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Views from the Center

CGD experts offer ideas and analysis to improve international development policy. Also check out our Global Health blog and US Development Policy blog.

 

A Peruvian woman smiles in her kitchen, wearing dish washing gloves

The Debate about Headship in Poverty and Gender Studies

Disagreement exists over the usefulness of the concept of headship in household surveys, and of the use of female headship in the analysis of poverty. Some researchers even argue for getting rid of the headship concept altogether and for organizing the household roster instead around a chosen “primary respondent,” whatever her status in the household.

Mexico City

Mexico Proves Bill & Melinda Right on Gender Data

In their recently released 2019 annual letter, Bill and Melinda Gates argue that data can be sexist. Missing or inaccurate data on women and girls can block their progress and that of society and economic development at large, they state, since robust gender data has the power to encourage change to achieve greater gender equality.

needle on measuring device

Do Indices Move the Needle on Gender Equality?

The broad scope of the Sustainable Development Goals acknowledges that human development is multifaceted and that gender equality is crosscutting.

In the drive to measure these concepts and gauge progress, there has been a proliferation of indices in recent years. The allure of indices is twofold: they reduce complex concepts and multiple indicators into one number, and this number can be used to rank countries and, so the theory goes, drive change. In one fell swoop then, indices seem to bring simplicity, order, and transformative potential.

smiling woman at sewing machine

Helping Poor Women Grow Their Businesses with Mobile Savings, Training, and Something More?

Growing a business is not easy, and for women firm owners the challenges can be acute, especially when they are poor and run subsistence level firms. In developing countries, 22 percent of women discontinue their established businesses due to a lack of funds, and women are more likely than men to report exiting their businesses over finance problems, according to the Global Entrepreneurship Monitor. Meanwhile, personal savings are a crucial source of entrepreneurial financing, and nearly 95 percent of entrepreneurs globally state that they used their own funds to start or scale up their businesses. Women, however, face unique constraints in accumulating savings to invest in growing their firms.

A seamstress in Accra, Ghana. Photo by Jonathan Torgovnik/Getty Images/imagesofempowerment.com

Empowering Women, Changing Mindsets: A Conversation on Technology and Financial Training

Eight years and millions of mobile financial transactions later, we came together again at a private CGD roundtable in London to discuss the potential of mobile banking and savings for women’s economic empowerment. We were pleased to hear the richness of research evidence and interventions on women’s financial inclusion that have emerged over the past decade. What follows are some takeaways from our deliberations, informed by this research and practice.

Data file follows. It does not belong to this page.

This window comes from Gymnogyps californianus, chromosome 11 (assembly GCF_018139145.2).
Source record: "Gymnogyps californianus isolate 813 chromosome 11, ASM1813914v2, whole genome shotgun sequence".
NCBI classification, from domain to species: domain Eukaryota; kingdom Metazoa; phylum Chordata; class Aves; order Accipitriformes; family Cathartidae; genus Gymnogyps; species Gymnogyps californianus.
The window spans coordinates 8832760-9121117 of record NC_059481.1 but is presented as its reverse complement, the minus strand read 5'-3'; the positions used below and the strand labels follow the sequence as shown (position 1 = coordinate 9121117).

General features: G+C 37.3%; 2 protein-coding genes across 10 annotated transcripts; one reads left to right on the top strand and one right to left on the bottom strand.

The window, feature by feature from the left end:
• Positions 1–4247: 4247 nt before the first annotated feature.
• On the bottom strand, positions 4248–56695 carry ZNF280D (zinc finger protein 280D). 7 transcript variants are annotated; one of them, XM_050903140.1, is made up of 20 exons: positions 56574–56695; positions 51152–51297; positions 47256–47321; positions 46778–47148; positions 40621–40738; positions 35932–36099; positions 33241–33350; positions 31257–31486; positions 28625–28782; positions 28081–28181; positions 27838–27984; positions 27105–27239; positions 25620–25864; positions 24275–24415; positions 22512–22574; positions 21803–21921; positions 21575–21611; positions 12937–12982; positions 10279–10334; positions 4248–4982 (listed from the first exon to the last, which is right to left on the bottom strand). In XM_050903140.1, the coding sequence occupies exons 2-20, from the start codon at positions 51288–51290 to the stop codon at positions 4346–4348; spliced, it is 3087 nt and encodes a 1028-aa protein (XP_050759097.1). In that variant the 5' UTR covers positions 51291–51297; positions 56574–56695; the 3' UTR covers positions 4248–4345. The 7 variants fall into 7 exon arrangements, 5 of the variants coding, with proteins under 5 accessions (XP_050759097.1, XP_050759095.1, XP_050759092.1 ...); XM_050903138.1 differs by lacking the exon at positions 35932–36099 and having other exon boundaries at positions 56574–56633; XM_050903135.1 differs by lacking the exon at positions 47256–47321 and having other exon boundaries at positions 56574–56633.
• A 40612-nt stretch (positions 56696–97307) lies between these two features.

M-Pawa increased women’s happiness and optimism, business training had no additional significant effect (% of study participants answering ‘yes’)

The Clock is Ticking on Financial Inclusion and a Focus on Women Can Help

A sense of urgency was present at a recent World Bank Spring meeting on financial inclusion. This is not surprising, given the Bank’s ambitious goal of Universal Financial Access by 2020. Two years to go and globally about 1.7 billion adults remain unbanked—close to 1 billion of them are women. It’s clear that to meet this goal, we all must focus our efforts on women.

On the Docket for Development in 2018: CGD Experts Weigh in

Here at CGD, we’re always working on new ideas to stay on top of the rapidly changing global development landscape. Whether it’s examining new technologies with the potential to alleviate poverty, presenting innovative ways to finance global health, assessing changing leadership at international institutions, or working to maximize results in resource-constrained environments, CGD’s experts are at the forefront of practical policy solutions to reduce global poverty and inequality. Get an in-depth look below at their thoughts on the 2018 global development landscape.

Where Are the Gender Data? Three Steps to Better Data and Closing Gaps

Gender data are essential. How else are we going to monitor progress in the wellbeing of women and girls? Below, we provide background on data shortage, and outline three key steps that countries and the international community should take in order to produce better data and close gender gaps.

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